Playing It Cool
The story of a young man disillusioned by love who meets a breathtaking young woman at a charity dinner by pretending to be a philanthropist. Turns out that she’s engaged to a guy who doesn’t like her going on dates. Challenged by the chase, and egged on by his eclectic friends, he feigns a platonic relationship in order to keep seeing her as he tries to conquer her heart
- Stars:Chris Evans, Michelle Monaghan, Patrick Warburton, Aubrey Plaza, Ioan Gruffudd, Topher Grace, Ashley Tisdale, Martin Starr, Anthony Mackie, Luke Wilson, Jaeden Lieberher, Philip Baker Hall, Sarah Dumont, Abby Ryder Fortson, Scott Evans,
- Director:Justin Reardon,
- Writer:Chris Shafer (screenplay), Paul Vicknair (screenplay)
Unrequited love motivates a guy to write about his experiences. . You can read more in Google, Youtube, Wiki
Playing It Cool torrent reviews
(ru) wrote: It's really not about black man. It's about all men.
(fr) wrote: I happen to see this one before "Juno", it was really funny and it took some nice turns throughout.
(kr) wrote: Hit and miss horror anthology with a fine cast. Worth watching for the last story.
(ca) wrote: Style over substance is the key here. There are some very admirable things here and there. For starters the set are magnificent. You really do get the sense of being a kid looking at them. There is a lot of talented actors here as well, nearly all A-list stars then and now. The single biggest problem is the screenplay. There are charming moment and an occasional funny joke, but its so far and few between. There's a twist at the end that just kills the film. Overall "Toys" is much more boring than it looks, you'd rather play with real toys instead.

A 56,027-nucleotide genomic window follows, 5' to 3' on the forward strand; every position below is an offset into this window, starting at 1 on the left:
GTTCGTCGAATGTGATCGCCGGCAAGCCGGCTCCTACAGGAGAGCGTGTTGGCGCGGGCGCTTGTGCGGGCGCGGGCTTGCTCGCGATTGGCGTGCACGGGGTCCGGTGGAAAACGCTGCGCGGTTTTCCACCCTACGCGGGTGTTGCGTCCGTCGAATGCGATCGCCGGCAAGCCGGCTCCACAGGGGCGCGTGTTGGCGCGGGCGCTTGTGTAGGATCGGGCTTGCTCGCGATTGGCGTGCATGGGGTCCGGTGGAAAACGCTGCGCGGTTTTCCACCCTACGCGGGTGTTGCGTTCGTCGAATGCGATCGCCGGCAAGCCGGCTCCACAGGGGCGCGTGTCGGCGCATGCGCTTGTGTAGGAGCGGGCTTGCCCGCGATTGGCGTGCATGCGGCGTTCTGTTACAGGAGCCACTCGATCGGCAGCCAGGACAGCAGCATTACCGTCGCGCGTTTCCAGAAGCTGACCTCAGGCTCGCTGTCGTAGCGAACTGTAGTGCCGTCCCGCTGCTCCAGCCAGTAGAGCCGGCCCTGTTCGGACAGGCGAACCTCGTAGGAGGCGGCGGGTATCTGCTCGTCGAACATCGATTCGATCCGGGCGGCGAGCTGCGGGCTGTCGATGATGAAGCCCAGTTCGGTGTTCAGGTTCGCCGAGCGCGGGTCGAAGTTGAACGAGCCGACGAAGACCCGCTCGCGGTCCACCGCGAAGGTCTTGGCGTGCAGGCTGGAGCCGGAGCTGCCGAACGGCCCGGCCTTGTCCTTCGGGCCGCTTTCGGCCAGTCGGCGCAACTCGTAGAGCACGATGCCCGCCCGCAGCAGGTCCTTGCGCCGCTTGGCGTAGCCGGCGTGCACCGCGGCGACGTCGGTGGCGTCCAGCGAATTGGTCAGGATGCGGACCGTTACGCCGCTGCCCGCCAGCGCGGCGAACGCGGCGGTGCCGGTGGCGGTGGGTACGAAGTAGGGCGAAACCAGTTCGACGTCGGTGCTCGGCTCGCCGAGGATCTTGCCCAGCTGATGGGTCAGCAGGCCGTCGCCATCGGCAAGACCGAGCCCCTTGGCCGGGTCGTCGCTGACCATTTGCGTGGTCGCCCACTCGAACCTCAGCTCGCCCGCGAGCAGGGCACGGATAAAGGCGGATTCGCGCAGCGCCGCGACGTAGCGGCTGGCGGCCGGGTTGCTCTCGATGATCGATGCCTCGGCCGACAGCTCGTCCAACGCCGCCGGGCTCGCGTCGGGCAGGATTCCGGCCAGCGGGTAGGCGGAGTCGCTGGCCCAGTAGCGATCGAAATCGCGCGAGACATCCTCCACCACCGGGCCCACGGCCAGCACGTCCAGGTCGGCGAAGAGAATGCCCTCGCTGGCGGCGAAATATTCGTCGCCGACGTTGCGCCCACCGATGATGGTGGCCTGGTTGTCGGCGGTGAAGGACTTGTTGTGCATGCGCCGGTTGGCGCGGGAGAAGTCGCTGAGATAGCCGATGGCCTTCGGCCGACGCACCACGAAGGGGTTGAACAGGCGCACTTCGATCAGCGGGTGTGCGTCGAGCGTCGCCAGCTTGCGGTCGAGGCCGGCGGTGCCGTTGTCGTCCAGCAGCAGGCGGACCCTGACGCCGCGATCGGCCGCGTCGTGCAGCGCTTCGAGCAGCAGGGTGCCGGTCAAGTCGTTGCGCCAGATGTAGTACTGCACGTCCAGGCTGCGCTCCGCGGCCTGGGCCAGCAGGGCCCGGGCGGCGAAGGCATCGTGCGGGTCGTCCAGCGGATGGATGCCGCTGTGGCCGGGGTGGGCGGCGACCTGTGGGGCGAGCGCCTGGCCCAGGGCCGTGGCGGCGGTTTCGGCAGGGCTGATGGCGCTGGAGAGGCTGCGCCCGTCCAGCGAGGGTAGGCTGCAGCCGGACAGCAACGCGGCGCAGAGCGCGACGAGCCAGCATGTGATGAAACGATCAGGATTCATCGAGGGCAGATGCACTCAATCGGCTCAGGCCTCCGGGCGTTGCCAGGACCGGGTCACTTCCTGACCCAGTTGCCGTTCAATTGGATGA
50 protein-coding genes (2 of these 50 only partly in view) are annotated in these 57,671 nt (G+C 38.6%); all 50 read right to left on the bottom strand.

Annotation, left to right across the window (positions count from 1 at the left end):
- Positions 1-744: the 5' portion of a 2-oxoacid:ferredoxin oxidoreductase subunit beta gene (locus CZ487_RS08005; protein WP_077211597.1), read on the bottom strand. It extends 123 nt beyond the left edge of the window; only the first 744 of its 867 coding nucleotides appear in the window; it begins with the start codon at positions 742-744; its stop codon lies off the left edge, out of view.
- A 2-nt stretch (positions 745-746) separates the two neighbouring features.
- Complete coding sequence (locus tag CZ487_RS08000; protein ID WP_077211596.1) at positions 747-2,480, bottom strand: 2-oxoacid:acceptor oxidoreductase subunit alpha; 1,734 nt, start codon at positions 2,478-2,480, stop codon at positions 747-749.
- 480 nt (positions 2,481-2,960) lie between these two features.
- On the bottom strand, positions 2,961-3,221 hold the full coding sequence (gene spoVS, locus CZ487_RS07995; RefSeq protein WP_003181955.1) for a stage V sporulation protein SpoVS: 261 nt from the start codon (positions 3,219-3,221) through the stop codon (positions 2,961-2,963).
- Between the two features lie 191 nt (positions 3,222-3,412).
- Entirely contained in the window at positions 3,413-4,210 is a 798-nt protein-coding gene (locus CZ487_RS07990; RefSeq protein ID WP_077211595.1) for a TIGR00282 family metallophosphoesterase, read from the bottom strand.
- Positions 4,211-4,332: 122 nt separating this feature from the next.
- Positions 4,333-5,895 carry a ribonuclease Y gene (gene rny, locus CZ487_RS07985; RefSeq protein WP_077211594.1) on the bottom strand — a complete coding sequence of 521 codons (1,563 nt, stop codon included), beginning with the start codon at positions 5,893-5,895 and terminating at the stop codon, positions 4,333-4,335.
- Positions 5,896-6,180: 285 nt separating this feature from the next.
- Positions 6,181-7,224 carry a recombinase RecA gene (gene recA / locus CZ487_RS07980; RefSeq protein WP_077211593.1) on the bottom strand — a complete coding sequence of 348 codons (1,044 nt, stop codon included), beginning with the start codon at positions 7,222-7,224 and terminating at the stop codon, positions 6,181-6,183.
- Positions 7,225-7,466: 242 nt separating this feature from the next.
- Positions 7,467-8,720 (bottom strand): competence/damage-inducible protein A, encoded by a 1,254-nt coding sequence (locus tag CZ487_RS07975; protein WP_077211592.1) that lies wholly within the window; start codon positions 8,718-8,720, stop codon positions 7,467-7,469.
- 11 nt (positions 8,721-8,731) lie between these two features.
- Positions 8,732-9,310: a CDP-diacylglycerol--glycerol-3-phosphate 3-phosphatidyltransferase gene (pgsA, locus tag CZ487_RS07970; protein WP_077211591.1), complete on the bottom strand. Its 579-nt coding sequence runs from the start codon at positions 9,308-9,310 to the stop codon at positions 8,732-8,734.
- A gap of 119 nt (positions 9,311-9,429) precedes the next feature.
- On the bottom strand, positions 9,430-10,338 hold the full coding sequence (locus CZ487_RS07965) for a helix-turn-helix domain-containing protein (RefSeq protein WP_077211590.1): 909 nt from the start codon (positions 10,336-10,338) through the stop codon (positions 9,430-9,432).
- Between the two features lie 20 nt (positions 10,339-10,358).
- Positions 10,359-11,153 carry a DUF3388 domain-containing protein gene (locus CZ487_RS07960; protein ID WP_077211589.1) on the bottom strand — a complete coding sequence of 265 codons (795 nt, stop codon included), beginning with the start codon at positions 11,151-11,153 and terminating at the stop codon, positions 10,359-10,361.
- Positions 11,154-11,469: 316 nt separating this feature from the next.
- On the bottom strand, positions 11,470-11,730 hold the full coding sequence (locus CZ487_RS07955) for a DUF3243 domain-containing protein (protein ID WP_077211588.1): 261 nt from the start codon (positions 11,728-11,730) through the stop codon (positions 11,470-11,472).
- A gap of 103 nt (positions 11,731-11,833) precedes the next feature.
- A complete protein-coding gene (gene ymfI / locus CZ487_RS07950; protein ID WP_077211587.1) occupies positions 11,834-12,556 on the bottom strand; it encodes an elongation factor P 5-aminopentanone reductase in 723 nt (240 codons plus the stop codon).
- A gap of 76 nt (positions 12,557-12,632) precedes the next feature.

(ag) wrote: nominated for best picture by NBR
(ca) wrote: : With friends like that ... Surreal peaked lapels, outrageous collars and Windsor knots the size of a girl's fist. Cinematography by Michael Ballhaus.
(fr) wrote: Frivolous fluff that was so controversial when it was released in 1964, the Vatican issued a proclamation forbidding Catholics from seeing it. I'm not catholic but I can certainly empathize with the Pope on this one. Sadly, Kiss Me, Stupid seems to do what Hollywood does best, it takes marriage lightly and portrays adultery as romantic and exciting. The script is ridiculous, the jokes are weak and, to top it all off, the original casting of Peter Sellers and Marilyn Monroe ended up being Ray Walston and Barbara Pepper. Sorry Billy Wilder, but even Dean Martin and Kim Novak combined couldn't pull this one out of the crapper.
(de) wrote: While Detective Bureau 2-3 is one of Seijun Suzuki's most straightforward films, lacking much of the cinematic flourishes and wild style he is famous for, I also found this to be one of the better scripts he had to work with. It's a very solid detective/yakuza film that packs a ton of action and plenty of humor, often centered on sour-faced star Joe Shishido. And for any fan of Suzuki/Shishido, Joe's fab song-and-dance scene is a must see.
(br) wrote: Rotten Tomatoes was a great organization helping the poor families and children http://www.ukchristiancharityorg/